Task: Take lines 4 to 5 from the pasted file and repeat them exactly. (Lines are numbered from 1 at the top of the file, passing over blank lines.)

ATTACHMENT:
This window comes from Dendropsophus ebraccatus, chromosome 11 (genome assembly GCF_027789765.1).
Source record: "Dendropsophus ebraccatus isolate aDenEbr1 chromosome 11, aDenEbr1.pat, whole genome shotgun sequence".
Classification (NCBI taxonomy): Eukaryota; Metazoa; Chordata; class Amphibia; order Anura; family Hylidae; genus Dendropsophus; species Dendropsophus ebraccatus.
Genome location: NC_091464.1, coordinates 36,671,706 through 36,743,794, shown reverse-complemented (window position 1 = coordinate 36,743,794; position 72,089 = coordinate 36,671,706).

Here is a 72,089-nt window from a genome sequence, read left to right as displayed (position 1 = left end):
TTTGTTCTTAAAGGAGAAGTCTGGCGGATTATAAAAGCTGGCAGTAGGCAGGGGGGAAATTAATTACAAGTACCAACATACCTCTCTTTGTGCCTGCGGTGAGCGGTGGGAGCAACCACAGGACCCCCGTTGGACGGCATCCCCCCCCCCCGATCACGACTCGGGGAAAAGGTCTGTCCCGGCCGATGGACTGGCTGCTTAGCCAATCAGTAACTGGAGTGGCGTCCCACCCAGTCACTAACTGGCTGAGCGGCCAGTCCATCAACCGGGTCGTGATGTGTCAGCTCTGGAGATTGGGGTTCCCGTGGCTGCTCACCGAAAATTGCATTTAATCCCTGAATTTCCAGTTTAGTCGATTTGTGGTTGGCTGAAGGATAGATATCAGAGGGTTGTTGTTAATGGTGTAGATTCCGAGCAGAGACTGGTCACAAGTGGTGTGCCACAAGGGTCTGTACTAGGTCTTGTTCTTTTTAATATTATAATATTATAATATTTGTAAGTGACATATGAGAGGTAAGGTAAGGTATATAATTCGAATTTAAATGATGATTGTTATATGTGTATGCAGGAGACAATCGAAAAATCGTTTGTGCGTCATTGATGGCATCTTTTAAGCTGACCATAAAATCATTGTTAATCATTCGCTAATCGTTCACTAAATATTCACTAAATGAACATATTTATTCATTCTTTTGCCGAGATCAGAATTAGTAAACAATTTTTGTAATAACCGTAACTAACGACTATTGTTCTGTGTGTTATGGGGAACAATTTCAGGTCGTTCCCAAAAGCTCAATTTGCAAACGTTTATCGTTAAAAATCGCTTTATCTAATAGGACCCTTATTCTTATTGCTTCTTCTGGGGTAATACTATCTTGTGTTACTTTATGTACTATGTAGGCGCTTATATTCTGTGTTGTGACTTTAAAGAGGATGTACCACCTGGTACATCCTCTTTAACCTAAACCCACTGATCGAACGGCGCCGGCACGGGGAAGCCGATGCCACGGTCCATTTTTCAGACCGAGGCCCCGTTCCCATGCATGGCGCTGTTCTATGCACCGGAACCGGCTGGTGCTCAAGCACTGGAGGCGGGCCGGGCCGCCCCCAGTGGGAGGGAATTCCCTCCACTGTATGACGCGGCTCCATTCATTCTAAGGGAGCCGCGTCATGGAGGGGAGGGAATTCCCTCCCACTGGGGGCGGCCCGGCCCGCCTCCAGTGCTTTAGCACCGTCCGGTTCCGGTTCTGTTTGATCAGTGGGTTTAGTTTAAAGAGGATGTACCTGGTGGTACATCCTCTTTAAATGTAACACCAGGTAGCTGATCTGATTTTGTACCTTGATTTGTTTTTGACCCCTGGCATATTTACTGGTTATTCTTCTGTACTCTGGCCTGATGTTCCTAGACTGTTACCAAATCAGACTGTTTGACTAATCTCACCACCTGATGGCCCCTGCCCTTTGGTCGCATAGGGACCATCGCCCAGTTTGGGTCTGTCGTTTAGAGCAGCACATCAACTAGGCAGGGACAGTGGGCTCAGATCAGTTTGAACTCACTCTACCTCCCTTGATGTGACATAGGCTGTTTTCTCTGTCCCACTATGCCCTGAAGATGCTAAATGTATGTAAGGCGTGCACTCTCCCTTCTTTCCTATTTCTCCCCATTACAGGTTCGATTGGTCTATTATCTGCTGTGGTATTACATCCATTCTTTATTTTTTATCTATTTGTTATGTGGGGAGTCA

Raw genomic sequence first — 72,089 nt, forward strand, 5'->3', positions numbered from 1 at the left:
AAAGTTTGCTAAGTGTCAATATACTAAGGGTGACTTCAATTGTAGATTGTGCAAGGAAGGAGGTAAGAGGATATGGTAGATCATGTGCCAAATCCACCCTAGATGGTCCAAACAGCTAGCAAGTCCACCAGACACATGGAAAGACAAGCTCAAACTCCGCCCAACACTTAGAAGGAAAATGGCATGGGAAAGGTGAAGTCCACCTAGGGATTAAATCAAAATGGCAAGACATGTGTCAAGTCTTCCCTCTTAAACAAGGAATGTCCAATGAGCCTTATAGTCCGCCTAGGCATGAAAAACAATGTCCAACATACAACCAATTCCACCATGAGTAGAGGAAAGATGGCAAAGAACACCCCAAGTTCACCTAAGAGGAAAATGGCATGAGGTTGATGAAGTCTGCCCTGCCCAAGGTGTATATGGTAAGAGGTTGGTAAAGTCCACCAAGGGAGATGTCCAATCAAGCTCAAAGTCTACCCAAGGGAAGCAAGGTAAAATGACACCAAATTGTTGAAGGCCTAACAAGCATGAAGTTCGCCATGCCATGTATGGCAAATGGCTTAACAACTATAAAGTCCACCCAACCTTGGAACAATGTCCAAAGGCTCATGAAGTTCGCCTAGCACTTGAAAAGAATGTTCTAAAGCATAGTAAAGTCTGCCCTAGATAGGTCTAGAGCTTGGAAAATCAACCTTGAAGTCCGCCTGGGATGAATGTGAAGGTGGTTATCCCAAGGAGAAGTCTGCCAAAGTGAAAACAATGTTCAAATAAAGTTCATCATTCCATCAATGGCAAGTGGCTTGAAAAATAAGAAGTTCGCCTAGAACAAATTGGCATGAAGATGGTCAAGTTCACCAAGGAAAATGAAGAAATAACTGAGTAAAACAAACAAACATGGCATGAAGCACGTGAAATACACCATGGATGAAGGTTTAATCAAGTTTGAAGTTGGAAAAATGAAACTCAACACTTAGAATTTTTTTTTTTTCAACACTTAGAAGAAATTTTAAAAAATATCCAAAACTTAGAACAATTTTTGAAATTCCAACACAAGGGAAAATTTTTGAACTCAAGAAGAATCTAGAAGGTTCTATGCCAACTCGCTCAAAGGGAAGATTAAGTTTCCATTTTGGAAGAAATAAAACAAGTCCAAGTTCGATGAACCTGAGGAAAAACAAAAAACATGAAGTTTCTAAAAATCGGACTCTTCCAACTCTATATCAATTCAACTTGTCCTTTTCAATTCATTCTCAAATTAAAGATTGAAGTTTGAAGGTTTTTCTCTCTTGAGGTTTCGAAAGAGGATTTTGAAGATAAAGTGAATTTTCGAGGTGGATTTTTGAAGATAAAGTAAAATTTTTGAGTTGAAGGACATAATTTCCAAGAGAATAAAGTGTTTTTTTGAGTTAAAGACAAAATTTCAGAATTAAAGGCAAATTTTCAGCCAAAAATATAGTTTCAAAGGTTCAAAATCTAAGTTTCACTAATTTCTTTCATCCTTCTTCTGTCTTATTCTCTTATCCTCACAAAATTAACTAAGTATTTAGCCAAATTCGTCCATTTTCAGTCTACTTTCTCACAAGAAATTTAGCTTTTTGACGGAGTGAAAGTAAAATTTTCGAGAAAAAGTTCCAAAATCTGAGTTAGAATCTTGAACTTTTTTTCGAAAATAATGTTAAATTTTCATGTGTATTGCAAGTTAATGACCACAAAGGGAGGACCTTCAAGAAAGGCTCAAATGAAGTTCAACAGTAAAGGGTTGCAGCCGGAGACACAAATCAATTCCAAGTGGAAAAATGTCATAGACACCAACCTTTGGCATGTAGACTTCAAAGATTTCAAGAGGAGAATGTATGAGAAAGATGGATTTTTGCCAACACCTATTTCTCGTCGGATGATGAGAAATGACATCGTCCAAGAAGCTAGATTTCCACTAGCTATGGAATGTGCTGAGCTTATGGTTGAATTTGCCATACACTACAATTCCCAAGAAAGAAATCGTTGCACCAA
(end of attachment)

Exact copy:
Genome location: NC_091464.1, coordinates 36,671,706 through 36,743,794, shown reverse-complemented (window position 1 = coordinate 36,743,794; position 72,089 = coordinate 36,671,706).

Here is a 72,089-nt window from a genome sequence, read left to right as displayed (position 1 = left end):